‘Relaxing lockdown restrictions way to go’

SENIOR doctors say lifting of coronavirus (Covid-19) lockdown restrictions — owing to economic challenges the country is grappling with — will avert starvation, the Daily News reports.

This comes as Zimbabwe has claimed it has come out of the woods regarding the containment of the Covid-19 pandemic, with the country’s confirmed cases standing above 7 500 of which close to 5 700 have since recovered.
Senior Hospital Doctors Association secretary-general Aaron Musara told the Daily News yesterday that while the number of infected people could be higher with more testing, the country had generally managed to control the spread of the pandemic considering the state of Zimbabwe’s health delivery system.
“At just over 7 500 official cases, our numbers are relatively low. With most of our hospitals on their knees, we have serious problems in diagnosis and subsequent testing. As things stand, many are being diagnosed when they self-suspect the diagnosis and go for voluntary testing.
“The role of medical services which could lead to diagnosis of more cases is not reflected in those results, but all the same, the purpose of the lockdowns was largely to allow for preparation for handling the situation.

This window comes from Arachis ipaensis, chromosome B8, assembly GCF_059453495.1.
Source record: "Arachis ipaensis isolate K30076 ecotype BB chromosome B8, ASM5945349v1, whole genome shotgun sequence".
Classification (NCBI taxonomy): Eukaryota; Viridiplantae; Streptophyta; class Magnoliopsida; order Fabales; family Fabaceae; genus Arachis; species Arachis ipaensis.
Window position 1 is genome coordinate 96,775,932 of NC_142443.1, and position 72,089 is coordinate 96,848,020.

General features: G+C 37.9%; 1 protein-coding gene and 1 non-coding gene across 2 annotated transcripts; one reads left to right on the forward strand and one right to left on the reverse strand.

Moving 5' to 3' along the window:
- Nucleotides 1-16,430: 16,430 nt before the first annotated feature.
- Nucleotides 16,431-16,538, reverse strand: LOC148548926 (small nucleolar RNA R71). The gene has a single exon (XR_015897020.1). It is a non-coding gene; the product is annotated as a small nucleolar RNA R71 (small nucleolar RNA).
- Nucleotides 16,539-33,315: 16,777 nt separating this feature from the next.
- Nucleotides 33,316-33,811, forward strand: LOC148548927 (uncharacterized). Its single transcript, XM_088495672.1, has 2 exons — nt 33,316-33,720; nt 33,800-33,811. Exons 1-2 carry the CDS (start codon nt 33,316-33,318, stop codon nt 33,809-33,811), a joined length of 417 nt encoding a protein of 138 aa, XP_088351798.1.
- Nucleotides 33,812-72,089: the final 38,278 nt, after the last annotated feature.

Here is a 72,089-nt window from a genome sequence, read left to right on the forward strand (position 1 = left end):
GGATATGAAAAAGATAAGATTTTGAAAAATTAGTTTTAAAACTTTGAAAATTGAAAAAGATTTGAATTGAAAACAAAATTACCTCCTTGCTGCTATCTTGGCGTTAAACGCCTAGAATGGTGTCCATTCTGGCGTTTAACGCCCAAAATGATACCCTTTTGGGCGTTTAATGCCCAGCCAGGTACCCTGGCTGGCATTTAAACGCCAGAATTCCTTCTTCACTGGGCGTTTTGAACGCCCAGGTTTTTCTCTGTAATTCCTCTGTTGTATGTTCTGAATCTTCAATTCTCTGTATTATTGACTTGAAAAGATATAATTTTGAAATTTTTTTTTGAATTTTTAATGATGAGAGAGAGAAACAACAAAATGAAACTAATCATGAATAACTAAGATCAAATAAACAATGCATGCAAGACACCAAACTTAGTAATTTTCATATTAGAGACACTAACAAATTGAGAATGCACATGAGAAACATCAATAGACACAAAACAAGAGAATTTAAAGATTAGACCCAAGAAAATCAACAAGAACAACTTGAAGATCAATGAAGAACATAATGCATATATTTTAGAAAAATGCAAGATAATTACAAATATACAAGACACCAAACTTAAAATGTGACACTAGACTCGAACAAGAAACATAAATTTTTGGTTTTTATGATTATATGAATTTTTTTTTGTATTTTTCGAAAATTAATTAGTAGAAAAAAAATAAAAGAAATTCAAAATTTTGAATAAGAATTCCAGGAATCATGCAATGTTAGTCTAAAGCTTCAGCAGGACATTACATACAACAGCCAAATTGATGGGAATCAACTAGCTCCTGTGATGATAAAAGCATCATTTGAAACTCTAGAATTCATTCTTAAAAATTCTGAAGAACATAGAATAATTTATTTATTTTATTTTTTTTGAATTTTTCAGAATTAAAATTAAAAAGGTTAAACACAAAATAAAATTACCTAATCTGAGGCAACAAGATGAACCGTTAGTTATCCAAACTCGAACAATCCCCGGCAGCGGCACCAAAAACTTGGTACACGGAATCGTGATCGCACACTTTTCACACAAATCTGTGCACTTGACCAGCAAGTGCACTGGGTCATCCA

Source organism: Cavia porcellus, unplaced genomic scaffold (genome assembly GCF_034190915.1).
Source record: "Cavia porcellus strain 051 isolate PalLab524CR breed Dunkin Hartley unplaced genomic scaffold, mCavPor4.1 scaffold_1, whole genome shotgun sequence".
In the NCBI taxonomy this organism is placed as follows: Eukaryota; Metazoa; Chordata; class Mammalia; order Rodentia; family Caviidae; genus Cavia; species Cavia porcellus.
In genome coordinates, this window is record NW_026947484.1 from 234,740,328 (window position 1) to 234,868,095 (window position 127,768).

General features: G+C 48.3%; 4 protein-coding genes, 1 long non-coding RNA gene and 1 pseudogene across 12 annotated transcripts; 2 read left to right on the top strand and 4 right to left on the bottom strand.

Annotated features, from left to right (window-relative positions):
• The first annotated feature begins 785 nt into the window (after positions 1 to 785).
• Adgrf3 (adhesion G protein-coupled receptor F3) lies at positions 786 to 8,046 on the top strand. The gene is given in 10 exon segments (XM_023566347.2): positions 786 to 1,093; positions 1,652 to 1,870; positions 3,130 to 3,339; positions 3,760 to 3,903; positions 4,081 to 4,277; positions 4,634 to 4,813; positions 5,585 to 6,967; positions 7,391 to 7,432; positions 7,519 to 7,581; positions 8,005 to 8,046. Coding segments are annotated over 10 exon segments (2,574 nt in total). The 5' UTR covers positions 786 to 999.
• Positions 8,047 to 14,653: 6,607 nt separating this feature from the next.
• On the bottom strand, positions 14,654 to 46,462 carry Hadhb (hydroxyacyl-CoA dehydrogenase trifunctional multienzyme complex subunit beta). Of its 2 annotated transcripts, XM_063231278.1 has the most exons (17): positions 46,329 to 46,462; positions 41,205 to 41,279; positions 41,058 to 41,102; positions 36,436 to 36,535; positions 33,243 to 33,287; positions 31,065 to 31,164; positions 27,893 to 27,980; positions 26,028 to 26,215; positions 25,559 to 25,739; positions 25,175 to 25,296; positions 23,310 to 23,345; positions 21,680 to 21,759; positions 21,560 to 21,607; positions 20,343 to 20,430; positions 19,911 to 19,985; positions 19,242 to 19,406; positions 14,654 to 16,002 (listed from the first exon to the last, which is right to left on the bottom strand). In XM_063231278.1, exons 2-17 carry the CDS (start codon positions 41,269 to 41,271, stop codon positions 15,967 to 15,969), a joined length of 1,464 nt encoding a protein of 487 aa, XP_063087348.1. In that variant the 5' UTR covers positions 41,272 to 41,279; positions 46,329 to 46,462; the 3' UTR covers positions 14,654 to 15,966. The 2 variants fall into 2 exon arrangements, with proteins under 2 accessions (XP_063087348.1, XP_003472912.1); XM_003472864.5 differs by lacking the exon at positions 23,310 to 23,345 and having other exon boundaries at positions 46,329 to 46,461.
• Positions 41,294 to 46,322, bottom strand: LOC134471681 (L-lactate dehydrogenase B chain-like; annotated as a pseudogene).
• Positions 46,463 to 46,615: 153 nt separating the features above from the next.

“The world, including Zimbabwe, cannot continue to be in hiding forever.
“There is no need for Zimbabwe to remain held down by lockdowns otherwise starvation would be the challenge as the economy takes a toll.
“Precautions should, however remain in place,” Musara said.
This comes as Defence minister Oppah Muchinguri-Kashiri, who is the head of the country’s Covid-19 taskforce, last week told the National Assembly that the country was moving in the right direction in the fight against the deadly pandemic.
“The success story is pointing to the good mechanisms that we have put in place, including the curfew which we introduced after a very scientific review which analyses our capacity and capability.
“Decisions that we make are informed whilst thorough research is done. If and when we are satisfied that the environment is conducive, we will consider that (curfew review).
“At the moment, there is equilibrium between increases in infections and increases in recoveries, so it is important that we continuously review as we improve. We do have eight pillars of experts who study the situation within our region and also, we work very closely with WHO.
“At the moment as I have alluded to, we have reached an equilibrium stage in our statistics. We are satisfied that our interventions are bearing fruit,” Muchinguri-Kashiri said.
In that light, the government also announced a decision to re-open schools (for those writting examinations) this month despite resistance from teachers and other stakeholders who feel it is not yet safe to do so.
But Muchinguri-Kashiri insisted that the decision to re-open schools was done after wide consultations.
“A lot of research was done by the ministry of Primary and Secondary Education, together with the ministry of Health and they are responsible for making recommendations to the taskforce, which also makes its recommendations to the Cabinet.”

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